I've spent the last week visiting my friend T in Toulouse, a grand vacation from the turbulence of Iceland. We've done all the right girls-in-France things- shopping in the street market near her house for seasonal produce to make dinner, eating plenty of cheese in plenty of varieties, and drinking plenty of local wine that never seems to cost more than 4 euros for something extra delicious. We've sat in cafés, had ice cream and marons in crazy flavors (the violet ones seemed like a better idea than they are in practice), taken day trips, and pored over French fashion magazines.
And now it's time for lunch and then train to Paris to return to what by all reports is a rather soggy Iceland. More on the grandiosity of this area later!
11 April 2009
So here we are in the middle of this particularly un-American holiday, the Easter break, which is a five-day stretch off work for almost the whole country. It's a big deal for pretty much everyone all over Europe, and an excuse for much traveling in search of adventure. Because I have to sing in the middle of the holiday, I'm usually sticking around town, but that doesn't mean a lack of interesting things to do.
When the forecast yesterday called for uninterrupted sun, S and I had to take advantage of it. First stop, Keilir, the perfectly shaped child's-drawing of a mountain that punctuates the landscape between Reykjavík and the airport. I knew where to exit the main road to find it, but after one sign pointing the way, the road descended into the chaos of construction, with spurs heading off towards the power lines, into piles of rubble. Two other carfuls of people wandered the area, also looking for the road to the mountain. We finally found it and followed the bumpy track to near the mountain's base where a host of other families were suiting up to head across the lava.
This mountain must be approached in a majestic fashion, via a track that winds through a rugged lava field, occasionally hiding the mountain from view. In some places, the lava tubes snaking below the surface have collapsed, revealing shapes like hump-backed bridges, and cracks from which steam gently issues. On a sunny spring day, the protected spaces gave off that fresh Icelandic earth scent, moist and rich with the promise of growing things.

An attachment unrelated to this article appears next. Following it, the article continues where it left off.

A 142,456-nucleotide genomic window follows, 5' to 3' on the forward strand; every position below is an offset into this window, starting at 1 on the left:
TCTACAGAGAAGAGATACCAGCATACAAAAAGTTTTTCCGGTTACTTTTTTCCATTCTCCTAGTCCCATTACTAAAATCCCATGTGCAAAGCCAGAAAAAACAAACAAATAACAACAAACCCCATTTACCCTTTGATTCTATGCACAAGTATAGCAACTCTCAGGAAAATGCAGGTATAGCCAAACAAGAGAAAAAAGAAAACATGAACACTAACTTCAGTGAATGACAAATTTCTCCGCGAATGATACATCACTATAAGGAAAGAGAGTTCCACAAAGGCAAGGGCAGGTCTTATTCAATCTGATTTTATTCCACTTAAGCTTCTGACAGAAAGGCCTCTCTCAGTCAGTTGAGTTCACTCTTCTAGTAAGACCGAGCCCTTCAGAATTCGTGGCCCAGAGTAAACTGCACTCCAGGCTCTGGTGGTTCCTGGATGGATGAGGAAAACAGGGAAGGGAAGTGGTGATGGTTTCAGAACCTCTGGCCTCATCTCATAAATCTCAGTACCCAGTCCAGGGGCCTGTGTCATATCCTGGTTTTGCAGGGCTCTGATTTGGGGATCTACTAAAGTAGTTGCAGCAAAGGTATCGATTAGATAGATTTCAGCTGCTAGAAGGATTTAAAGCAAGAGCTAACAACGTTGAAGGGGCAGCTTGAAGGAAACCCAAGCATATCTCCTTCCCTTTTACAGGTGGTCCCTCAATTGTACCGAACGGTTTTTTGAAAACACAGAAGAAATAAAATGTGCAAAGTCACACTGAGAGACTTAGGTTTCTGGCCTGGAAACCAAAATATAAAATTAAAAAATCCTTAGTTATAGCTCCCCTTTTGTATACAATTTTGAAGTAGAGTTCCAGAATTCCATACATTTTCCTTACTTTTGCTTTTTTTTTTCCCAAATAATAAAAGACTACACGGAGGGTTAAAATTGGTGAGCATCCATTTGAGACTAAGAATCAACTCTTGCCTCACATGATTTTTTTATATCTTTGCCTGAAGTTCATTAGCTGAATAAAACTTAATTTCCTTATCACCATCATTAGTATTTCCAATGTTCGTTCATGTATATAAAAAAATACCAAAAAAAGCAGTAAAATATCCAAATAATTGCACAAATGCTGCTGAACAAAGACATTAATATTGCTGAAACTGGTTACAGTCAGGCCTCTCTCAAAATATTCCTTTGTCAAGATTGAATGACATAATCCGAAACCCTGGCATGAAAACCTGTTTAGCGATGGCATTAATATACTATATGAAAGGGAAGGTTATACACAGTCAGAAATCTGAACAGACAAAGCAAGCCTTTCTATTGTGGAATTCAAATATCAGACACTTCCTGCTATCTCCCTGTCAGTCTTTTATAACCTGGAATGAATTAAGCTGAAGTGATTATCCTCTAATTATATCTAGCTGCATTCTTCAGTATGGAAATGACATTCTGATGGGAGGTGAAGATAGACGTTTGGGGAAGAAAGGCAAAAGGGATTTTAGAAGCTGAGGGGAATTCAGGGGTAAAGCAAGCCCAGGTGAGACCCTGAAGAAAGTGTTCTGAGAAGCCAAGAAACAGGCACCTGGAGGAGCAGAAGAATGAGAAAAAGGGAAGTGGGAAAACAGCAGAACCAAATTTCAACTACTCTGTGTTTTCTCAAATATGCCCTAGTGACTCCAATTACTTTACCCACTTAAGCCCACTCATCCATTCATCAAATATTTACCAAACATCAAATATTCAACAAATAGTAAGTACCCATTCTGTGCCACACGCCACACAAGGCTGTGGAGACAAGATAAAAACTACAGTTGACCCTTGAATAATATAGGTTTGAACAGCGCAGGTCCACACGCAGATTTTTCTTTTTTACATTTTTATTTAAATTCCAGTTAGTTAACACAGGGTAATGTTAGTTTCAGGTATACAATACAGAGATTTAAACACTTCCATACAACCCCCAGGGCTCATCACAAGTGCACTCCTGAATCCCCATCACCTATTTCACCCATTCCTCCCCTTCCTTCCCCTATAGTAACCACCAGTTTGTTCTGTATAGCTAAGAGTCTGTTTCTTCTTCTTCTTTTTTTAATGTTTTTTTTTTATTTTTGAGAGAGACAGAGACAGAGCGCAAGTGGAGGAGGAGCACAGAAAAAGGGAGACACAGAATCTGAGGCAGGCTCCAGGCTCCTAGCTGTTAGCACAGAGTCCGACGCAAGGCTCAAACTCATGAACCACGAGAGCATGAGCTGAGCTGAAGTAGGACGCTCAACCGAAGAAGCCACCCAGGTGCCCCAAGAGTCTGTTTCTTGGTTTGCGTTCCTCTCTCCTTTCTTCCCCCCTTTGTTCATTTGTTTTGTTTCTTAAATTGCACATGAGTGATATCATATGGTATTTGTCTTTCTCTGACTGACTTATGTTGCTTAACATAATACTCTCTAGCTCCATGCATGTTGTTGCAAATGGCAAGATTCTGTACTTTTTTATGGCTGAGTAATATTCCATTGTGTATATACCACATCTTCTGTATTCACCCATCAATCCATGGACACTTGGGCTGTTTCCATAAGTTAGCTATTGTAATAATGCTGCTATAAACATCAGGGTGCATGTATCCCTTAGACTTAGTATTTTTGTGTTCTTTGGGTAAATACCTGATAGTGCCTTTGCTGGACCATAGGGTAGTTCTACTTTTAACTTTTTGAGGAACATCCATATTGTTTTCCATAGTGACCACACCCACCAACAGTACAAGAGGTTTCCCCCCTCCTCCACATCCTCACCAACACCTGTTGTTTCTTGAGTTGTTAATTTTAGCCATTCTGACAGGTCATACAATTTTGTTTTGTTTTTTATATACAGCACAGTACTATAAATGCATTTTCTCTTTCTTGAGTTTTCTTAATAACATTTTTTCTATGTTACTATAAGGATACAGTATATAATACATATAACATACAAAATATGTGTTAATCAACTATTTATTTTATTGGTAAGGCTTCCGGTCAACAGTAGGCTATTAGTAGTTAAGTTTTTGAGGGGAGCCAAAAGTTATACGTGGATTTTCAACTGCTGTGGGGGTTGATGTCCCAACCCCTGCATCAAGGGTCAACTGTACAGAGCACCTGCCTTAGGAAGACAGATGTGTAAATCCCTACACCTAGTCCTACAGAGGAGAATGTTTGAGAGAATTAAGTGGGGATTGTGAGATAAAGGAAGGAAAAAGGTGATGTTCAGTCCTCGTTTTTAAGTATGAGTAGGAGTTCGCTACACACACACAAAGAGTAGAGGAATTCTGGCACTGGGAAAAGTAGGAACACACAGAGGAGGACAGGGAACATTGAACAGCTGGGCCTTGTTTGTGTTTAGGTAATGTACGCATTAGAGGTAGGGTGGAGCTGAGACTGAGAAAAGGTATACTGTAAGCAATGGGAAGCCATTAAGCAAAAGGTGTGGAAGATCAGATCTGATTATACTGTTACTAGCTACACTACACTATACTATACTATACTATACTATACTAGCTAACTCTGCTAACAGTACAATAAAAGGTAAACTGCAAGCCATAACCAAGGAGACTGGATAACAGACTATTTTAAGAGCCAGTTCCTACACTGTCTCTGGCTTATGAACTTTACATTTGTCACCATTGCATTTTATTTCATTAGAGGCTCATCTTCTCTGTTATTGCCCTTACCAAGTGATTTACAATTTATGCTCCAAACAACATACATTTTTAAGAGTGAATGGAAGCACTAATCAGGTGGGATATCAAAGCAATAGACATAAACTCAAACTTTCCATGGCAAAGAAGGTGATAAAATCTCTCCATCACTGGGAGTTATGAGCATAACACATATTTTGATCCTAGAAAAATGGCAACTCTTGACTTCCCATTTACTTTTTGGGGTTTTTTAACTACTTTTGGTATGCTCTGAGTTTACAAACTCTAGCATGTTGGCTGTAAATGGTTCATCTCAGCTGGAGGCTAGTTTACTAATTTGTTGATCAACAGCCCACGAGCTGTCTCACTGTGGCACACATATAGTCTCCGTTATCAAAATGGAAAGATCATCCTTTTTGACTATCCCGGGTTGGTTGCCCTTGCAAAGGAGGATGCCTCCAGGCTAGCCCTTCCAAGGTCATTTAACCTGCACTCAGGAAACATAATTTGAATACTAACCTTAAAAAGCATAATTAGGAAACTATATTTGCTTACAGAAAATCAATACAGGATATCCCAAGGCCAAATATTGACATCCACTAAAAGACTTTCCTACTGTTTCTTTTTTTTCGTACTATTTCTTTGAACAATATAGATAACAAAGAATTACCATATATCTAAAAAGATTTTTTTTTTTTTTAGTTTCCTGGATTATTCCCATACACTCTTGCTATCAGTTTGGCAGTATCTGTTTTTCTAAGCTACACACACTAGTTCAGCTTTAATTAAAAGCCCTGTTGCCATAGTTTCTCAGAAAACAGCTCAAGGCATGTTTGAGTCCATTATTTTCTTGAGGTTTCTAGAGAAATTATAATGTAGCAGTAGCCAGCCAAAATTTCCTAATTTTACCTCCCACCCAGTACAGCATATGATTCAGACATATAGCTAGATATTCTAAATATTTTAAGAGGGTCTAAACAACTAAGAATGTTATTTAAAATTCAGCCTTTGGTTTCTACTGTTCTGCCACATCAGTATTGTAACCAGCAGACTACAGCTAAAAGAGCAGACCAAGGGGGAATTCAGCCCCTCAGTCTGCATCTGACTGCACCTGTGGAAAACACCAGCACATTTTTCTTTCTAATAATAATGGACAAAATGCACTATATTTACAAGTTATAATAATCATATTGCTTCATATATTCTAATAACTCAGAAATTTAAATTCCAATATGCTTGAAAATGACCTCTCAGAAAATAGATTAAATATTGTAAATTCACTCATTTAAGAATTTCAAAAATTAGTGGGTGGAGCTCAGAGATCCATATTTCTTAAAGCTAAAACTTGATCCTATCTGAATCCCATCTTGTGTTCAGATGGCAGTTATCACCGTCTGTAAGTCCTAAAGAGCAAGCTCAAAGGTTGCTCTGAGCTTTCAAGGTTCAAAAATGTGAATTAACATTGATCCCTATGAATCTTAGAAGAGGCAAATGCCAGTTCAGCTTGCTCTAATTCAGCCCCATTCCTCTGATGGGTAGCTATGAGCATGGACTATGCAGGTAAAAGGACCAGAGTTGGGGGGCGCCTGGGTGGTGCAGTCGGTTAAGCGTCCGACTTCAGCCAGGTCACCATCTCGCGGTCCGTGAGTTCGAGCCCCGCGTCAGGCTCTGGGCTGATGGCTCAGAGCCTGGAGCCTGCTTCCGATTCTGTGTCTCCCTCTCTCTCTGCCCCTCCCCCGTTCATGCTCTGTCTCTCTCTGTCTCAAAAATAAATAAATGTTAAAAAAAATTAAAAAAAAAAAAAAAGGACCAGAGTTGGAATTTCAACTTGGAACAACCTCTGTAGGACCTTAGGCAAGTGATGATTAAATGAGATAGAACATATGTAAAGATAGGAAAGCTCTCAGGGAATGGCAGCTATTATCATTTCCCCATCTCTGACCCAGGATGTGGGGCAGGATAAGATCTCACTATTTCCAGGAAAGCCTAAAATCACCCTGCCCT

And then the mountain.. just before the base, the lava hummocks stopped, leaving just bare loose rubble and gravel in dozens of colors- the pale yellow of sulphur, the richer reds and purples, the deepest black. There are two approaches to the peak here, both equally steep, both equally exciting since the footing is nothing but this same material- loose and shifty underfoot.
We went up the side that promised maximum sun exposure, and were at the top very soon with only one stop for cake and a few photos. The view reward was tremendous- to the north, Reykjavík and the suburbs sprawled beneath a cloud-pinned Esja, and the mountains ringing the horizon were dusted in snow. Facing south- and eastward was an open and empty landscape, devoid of human traces, punctuated only by the steam clouds that rose off the nearby blue lagoon, and then off to the west, an expanse of richly blue ocean, shimmering in the haze of bright, fresh air.
Climbing down we took the more windy approach that went past some excellent sedimentary layers and through yet more loose gravel, and then we quickly were at the car again for phase 2 of the day, the Blue Lagoon. We stumbled on an Easter special there, a two-for-one deal, and soon were soaking in the mysteriously milky water.
I've only been to the Blue Lagoon twice and previously have been less than enthralled, but somehow yesterday, after the easy hike and in the brilliant sun, the place worked its magic. With a beer in hand, white silica mud on our faces, and a protected spot (by then the wind had started to rise), it was easy to spend some hours there. The place was packed- tons of Icelandic families, gaggles of Brits and Russians on Easter break, and in our corner we also met the band Sister Sledge, enchanted by the scenery and enjoying a particularly dangerous-looking blue drink.
When the sun began to descend behind the building, it was time to go. For the last phase of this explore-locally day, we went to Keflavík the town, a place I've never actually visited. Most of the place was eerily barren of people, the only signs of life the occasional towel flapping wildly in the strong winds, but we did find one restaurant open. The spot was called Olsen-Olsen (a connection with the Sigur Rós song of the same name perhaps?) and had a distinctly American feel, with padded-back booths and a collection of American license plates on the wall near the bathrooms.
Hungry from the day's activities, we both chose steaks (one lamb, one beef) which came with salad, corn, fries and sauce for under 2000isk, a fantastic bargain. Much to my delight, the food was also excellent- the steak cooked perfectly and topped with pepper and mushrooms, the sauces richly laced with herbs, the fries crisp and generously sized.
And then home through the evening sun, following the road that's always been whizzed along with an entirely different intention than yesterday. This road's the way home or the way to the airport, but with the few Blue Lagoon exceptions, I'd never explored what was on either side of this stretch. Turns out it's more than enough for a really excellent day of activity.